It is going to come out of the wall down low where the foundation is. The ground rod will be about 6" over from where the wire will come out of the wall.
The wire that is going from one ground rod to the other do you trench down and lay the wire in the dirt? if so how deep should it be dug? or lay it on top of the dirt or strap it along the foundation with bx straps?
 

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I use a straight claw hammer to dig out about 6" along the foundation. No sense taking out a bunch of dirt to install a skinny wire.

Strapping it is a pain, especially that low.
 

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NEC 2008

250.64 Grounding Electrode Conductor Installation.
Grounding electrode conductors shall be installed as specified in 250.64(A) through (F).
(A) Aluminum or Copper-Clad Aluminum Conductors.
Bare aluminum or copper-clad aluminum grounding conductors shall not be used where in direct contact with masonry or the earth or where subject to corrosive conditions.
Where used outside, aluminum or copper-clad aluminum grounding conductors shall not be terminated within 450 mm (18 in.) of the earth.
(B) Securing and Protection Against Physical Damage.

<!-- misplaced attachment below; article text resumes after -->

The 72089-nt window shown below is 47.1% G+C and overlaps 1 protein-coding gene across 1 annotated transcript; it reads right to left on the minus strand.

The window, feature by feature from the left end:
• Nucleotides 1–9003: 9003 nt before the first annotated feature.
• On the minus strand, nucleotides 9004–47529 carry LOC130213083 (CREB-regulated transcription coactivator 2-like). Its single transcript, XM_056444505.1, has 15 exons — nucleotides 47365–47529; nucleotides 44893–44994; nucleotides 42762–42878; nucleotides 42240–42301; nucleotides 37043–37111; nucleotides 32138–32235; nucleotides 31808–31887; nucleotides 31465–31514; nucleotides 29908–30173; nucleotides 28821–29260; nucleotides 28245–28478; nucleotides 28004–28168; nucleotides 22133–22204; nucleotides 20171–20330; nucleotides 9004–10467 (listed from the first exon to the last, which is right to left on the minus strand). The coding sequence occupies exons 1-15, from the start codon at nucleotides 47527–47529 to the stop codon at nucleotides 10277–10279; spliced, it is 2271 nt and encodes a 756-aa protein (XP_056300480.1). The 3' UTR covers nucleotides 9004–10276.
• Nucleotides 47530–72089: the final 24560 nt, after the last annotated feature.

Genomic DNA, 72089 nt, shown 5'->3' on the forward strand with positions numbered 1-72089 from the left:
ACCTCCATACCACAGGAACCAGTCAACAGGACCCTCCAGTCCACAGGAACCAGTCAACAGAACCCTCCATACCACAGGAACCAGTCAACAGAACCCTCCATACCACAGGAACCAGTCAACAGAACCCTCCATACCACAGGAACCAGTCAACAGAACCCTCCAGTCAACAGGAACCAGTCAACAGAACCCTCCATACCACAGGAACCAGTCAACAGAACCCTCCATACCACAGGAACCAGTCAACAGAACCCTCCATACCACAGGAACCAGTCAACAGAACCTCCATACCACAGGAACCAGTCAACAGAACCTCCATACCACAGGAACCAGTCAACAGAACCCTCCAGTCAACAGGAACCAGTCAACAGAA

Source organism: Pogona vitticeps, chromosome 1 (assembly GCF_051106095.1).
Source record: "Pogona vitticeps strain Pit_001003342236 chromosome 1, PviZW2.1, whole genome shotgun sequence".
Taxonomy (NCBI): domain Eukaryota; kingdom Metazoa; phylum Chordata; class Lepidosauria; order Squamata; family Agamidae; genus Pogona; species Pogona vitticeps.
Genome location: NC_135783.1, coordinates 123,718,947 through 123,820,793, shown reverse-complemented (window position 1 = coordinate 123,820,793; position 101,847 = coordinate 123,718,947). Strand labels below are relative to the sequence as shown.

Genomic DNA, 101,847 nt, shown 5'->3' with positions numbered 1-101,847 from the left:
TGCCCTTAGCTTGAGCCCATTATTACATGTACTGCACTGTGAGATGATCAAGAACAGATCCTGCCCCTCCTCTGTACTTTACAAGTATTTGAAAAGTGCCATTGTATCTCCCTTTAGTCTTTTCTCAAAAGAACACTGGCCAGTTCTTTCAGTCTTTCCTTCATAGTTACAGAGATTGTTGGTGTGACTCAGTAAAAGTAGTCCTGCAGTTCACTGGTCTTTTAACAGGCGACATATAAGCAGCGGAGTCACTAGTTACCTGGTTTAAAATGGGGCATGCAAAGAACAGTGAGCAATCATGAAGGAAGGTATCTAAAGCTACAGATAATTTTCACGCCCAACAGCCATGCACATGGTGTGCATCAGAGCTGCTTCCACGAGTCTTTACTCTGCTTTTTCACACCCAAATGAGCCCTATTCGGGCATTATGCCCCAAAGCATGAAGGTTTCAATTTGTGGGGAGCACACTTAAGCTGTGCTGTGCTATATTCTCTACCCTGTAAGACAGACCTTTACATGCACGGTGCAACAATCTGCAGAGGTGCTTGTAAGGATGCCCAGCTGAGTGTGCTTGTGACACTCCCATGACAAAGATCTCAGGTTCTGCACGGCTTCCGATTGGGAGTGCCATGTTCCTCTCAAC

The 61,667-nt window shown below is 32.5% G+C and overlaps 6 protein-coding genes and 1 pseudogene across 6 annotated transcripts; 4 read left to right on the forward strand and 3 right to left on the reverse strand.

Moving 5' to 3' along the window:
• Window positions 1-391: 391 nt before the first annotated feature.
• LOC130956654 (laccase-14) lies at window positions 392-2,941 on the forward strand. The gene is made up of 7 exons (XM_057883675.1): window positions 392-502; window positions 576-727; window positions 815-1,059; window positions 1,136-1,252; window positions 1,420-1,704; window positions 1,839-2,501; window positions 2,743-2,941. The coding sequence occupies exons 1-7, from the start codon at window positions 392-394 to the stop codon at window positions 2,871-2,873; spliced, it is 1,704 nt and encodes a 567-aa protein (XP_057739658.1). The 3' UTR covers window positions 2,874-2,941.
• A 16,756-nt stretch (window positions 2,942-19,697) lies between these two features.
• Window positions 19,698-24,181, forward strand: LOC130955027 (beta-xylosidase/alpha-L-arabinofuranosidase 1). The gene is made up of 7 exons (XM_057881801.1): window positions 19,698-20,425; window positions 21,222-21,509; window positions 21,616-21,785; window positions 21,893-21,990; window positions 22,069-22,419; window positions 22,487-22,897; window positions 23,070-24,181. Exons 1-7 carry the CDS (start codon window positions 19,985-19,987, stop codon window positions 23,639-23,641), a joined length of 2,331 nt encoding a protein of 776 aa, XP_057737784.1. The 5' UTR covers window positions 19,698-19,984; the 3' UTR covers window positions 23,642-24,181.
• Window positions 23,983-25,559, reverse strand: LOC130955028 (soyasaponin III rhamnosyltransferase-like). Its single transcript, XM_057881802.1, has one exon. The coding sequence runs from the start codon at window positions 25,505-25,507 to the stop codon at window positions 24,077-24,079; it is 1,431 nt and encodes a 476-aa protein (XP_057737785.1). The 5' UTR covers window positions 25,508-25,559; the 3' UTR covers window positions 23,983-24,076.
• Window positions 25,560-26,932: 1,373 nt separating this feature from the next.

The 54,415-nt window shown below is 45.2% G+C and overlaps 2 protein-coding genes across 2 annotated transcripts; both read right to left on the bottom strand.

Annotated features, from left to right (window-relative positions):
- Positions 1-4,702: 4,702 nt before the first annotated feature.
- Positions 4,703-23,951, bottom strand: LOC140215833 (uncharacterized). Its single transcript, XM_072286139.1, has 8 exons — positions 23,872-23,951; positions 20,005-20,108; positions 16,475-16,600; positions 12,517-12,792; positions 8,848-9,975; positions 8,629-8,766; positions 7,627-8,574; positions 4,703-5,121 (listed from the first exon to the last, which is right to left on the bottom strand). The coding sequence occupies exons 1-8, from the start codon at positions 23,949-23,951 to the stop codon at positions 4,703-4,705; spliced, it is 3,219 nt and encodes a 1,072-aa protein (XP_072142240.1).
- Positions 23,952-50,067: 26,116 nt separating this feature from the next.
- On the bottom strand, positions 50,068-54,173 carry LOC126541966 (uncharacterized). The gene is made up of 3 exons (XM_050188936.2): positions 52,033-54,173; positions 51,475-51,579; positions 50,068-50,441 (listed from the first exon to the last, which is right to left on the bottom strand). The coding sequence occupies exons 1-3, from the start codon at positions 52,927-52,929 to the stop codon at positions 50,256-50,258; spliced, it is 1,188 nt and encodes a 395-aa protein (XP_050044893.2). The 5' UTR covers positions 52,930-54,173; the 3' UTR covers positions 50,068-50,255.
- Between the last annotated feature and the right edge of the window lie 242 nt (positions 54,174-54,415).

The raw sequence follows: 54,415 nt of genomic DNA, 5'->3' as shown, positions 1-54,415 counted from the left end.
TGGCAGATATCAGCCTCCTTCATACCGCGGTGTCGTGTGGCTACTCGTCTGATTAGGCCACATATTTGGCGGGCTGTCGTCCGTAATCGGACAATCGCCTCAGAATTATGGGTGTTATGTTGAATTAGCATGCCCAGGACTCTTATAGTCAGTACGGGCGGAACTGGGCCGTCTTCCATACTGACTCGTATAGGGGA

Where exposed, a grounding electrode conductor or its enclosure shall be securely fastened to the surface on which it is carried. A 4 AWG or larger copper or aluminum grounding electrode conductor shall be protected where exposed to
physical damage. A 6 AWG grounding electrode conductor that is free from exposure to physical damage shall be permitted to be run along the surface of the building construction without metal covering or protection where it is securely
fastened to the construction; otherwise, it shall be in rigid metal conduit, intermediate metal conduit, rigid nonmetallic conduit, electrical metallic tubing, or cable armor.
Grounding electrode conductors smaller than 6 AWG shall be in rigid metal conduit, intermediate metal conduit, rigid nonmetallic conduit, electrical metallic tubing, or cable armor.
(C) Continuous. Grounding electrode conductor(s) shall be installed in one continuous length without a splice or joint except as permitted in (1) and (2): [ROP 5–186]
(1) Splicing shall be permitted only by irreversible
compression-type connectors listed as grounding and bonding equipment or by the exothermic welding process.
(2) Sections of busbars shall be permitted to be connected together to form a grounding electrode conductor.
[ROP 5–186]
 

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Metal conduit with service conductors only need to be bonded at one end.
I think he is referring to the requirement in 250.64 (E) which says, in part:

Ferrous metal enclosures that are not physically continuous from cabinets or equipment to the grounding electrode shall be made electrically continuous by bonding each end of the raceway or enclosure to the grounding electrode conductor. Bonding shall apply at each end and to all intervening ferrous raceways, boxes, and enclosures between the service equipment, cabinets, or equipment and the grounding electrode.